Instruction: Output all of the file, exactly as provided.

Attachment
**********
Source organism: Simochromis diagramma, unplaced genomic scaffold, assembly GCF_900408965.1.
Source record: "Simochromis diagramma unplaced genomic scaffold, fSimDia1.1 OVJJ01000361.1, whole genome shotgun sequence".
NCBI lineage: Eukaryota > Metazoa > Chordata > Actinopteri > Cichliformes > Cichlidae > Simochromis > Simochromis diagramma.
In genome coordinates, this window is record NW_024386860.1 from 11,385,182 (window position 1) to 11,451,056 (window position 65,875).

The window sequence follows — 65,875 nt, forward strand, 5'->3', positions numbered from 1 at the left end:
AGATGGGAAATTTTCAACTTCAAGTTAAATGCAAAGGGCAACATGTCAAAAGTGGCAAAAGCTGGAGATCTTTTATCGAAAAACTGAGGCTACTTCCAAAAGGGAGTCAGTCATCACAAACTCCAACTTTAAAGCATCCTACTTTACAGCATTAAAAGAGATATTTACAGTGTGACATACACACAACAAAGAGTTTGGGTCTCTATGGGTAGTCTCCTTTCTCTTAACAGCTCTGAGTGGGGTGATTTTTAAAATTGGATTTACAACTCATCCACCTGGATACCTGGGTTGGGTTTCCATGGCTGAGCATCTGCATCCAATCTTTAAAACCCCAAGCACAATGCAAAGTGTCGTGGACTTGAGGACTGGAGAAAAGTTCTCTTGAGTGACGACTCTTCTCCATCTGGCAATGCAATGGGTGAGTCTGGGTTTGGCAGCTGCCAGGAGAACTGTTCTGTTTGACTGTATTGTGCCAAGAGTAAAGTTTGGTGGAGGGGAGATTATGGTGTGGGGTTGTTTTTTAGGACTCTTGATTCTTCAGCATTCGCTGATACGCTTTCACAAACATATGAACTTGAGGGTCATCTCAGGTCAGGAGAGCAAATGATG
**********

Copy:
Source organism: Simochromis diagramma, unplaced genomic scaffold, assembly GCF_900408965.1.
Source record: "Simochromis diagramma unplaced genomic scaffold, fSimDia1.1 OVJJ01000361.1, whole genome shotgun sequence".
NCBI lineage: Eukaryota > Metazoa > Chordata > Actinopteri > Cichliformes > Cichlidae > Simochromis > Simochromis diagramma.
In genome coordinates, this window is record NW_024386860.1 from 11,385,182 (window position 1) to 11,451,056 (window position 65,875).

The window sequence follows — 65,875 nt, forward strand, 5'->3', positions numbered from 1 at the left end:
AGATGGGAAATTTTCAACTTCAAGTTAAATGCAAAGGGCAACATGTCAAAAGTGGCAAAAGCTGGAGATCTTTTATCGAAAAACTGAGGCTACTTCCAAAAGGGAGTCAGTCATCACAAACTCCAACTTTAAAGCATCCTACTTTACAGCATTAAAAGAGATATTTACAGTGTGACATACACACAACAAAGAGTTTGGGTCTCTATGGGTAGTCTCCTTTCTCTTAACAGCTCTGAGTGGGGTGATTTTTAAAATTGGATTTACAACTCATCCACCTGGATACCTGGGTTGGGTTTCCATGGCTGAGCATCTGCATCCAATCTTTAAAACCCCAAGCACAATGCAAAGTGTCGTGGACTTGAGGACTGGAGAAAAGTTCTCTTGAGTGACGACTCTTCTCCATCTGGCAATGCAATGGGTGAGTCTGGGTTTGGCAGCTGCCAGGAGAACTGTTCTGTTTGACTGTATTGTGCCAAGAGTAAAGTTTGGTGGAGGGGAGATTATGGTGTGGGGTTGTTTTTTAGGACTCTTGATTCTTCAGCATTCGCTGATACGCTTTCACAAACATATGAACTTGAGGGTCATCTCAGGTCAGGAGAGCAAATGATG